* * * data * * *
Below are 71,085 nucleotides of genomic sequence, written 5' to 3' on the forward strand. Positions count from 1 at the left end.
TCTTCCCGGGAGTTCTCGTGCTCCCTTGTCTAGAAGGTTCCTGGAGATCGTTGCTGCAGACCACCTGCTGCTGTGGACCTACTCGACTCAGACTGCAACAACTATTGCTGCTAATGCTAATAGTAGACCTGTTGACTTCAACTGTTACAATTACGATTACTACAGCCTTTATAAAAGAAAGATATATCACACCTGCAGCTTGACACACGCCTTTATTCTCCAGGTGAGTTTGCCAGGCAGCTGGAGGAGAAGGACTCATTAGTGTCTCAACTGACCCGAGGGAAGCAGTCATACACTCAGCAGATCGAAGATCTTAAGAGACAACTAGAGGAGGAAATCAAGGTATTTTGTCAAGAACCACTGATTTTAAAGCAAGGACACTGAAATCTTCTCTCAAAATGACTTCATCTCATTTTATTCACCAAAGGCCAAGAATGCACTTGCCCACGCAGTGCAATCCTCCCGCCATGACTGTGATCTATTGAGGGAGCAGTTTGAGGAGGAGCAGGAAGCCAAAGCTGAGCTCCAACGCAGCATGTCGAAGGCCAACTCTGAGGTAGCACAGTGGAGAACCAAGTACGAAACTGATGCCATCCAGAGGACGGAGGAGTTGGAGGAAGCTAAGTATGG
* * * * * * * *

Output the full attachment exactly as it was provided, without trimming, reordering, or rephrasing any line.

Below are 71,085 nucleotides of genomic sequence, written 5' to 3' on the forward strand. Positions count from 1 at the left end.
TCTTCCCGGGAGTTCTCGTGCTCCCTTGTCTAGAAGGTTCCTGGAGATCGTTGCTGCAGACCACCTGCTGCTGTGGACCTACTCGACTCAGACTGCAACAACTATTGCTGCTAATGCTAATAGTAGACCTGTTGACTTCAACTGTTACAATTACGATTACTACAGCCTTTATAAAAGAAAGATATATCACACCTGCAGCTTGACACACGCCTTTATTCTCCAGGTGAGTTTGCCAGGCAGCTGGAGGAGAAGGACTCATTAGTGTCTCAACTGACCCGAGGGAAGCAGTCATACACTCAGCAGATCGAAGATCTTAAGAGACAACTAGAGGAGGAAATCAAGGTATTTTGTCAAGAACCACTGATTTTAAAGCAAGGACACTGAAATCTTCTCTCAAAATGACTTCATCTCATTTTATTCACCAAAGGCCAAGAATGCACTTGCCCACGCAGTGCAATCCTCCCGCCATGACTGTGATCTATTGAGGGAGCAGTTTGAGGAGGAGCAGGAAGCCAAAGCTGAGCTCCAACGCAGCATGTCGAAGGCCAACTCTGAGGTAGCACAGTGGAGAACCAAGTACGAAACTGATGCCATCCAGAGGACGGAGGAGTTGGAGGAAGCTAAGTATGG